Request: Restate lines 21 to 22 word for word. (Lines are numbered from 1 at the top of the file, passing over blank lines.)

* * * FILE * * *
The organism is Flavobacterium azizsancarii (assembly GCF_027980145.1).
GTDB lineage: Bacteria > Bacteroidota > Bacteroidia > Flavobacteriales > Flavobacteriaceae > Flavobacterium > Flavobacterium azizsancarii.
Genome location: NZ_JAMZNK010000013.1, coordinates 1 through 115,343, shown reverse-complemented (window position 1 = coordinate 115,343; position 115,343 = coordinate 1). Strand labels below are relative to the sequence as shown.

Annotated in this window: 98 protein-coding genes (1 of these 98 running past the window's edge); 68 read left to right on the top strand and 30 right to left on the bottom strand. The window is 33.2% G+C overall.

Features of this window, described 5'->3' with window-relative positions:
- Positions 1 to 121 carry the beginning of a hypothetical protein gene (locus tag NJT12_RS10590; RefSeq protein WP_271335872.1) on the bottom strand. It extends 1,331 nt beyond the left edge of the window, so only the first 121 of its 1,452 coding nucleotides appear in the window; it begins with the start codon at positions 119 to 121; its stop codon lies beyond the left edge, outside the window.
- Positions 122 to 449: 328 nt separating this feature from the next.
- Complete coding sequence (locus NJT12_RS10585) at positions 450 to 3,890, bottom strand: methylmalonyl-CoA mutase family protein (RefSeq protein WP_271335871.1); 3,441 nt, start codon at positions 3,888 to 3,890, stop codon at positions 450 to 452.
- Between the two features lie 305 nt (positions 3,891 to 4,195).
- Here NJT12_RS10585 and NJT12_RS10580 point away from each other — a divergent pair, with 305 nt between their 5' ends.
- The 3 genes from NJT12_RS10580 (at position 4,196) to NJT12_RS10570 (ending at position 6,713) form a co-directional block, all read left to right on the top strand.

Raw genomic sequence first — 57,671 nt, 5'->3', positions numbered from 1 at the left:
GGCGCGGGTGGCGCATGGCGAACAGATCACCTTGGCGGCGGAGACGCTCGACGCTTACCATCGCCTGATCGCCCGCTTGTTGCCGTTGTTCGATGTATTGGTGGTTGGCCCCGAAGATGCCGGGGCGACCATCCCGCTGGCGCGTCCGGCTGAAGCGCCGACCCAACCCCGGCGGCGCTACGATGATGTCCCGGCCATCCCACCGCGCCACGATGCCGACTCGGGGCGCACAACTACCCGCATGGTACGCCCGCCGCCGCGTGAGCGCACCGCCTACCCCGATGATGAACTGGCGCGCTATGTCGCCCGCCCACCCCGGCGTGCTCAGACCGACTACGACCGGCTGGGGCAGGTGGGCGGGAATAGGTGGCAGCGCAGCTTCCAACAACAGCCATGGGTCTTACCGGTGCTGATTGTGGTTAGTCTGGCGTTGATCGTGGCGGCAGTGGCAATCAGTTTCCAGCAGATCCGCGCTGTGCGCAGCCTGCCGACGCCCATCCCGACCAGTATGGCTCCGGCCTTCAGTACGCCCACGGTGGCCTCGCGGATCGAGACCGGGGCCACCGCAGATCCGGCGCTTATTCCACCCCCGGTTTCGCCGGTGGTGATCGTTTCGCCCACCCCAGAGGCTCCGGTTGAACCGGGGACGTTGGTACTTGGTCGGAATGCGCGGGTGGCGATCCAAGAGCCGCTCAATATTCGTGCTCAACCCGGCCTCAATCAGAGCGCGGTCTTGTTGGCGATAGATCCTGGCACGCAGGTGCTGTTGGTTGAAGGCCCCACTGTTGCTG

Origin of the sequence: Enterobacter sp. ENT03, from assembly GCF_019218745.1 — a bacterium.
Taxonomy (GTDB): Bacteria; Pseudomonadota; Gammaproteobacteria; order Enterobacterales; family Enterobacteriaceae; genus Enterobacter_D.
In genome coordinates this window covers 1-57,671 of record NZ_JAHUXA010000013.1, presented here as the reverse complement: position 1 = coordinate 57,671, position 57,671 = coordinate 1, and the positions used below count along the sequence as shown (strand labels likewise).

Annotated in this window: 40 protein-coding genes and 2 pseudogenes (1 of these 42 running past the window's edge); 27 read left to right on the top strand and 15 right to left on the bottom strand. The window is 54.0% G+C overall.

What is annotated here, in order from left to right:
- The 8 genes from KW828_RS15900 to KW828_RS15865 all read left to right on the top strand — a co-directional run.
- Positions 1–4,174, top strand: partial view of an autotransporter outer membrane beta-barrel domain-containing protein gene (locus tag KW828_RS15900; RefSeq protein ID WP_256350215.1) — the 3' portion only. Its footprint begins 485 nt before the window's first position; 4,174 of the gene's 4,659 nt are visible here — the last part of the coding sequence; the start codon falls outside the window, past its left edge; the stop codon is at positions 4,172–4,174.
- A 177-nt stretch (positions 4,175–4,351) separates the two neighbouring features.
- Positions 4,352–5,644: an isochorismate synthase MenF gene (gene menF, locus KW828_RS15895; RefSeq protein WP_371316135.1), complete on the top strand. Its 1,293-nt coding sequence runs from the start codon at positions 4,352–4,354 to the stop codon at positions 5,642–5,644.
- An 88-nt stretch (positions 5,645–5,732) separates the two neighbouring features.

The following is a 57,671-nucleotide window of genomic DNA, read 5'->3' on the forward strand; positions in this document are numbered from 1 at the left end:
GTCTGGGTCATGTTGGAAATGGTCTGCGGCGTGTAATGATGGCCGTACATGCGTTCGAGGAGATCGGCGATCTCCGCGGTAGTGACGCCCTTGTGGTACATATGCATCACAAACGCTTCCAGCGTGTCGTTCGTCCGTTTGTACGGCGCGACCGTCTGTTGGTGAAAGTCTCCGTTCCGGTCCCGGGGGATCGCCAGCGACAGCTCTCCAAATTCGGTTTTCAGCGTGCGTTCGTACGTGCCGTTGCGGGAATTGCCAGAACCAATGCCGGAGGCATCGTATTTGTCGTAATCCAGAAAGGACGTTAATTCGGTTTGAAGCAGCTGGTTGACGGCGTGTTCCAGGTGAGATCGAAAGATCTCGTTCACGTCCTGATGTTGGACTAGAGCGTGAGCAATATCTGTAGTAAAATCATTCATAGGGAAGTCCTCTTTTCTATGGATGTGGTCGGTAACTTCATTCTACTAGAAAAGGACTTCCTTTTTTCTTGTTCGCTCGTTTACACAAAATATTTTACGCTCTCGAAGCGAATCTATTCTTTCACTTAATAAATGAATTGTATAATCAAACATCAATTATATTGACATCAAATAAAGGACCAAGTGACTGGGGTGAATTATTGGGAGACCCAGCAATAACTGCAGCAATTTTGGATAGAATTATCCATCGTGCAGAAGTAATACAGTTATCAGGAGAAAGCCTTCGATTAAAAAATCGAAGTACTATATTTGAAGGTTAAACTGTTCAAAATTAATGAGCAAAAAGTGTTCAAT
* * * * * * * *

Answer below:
- A 177-nt stretch (positions 4,175–4,351) separates the two neighbouring features.
- Positions 4,352–5,644: an isochorismate synthase MenF gene (gene menF, locus KW828_RS15895; RefSeq protein WP_371316135.1), complete on the top strand. Its 1,293-nt coding sequence runs from the start codon at positions 4,352–4,354 to the stop codon at positions 5,642–5,644.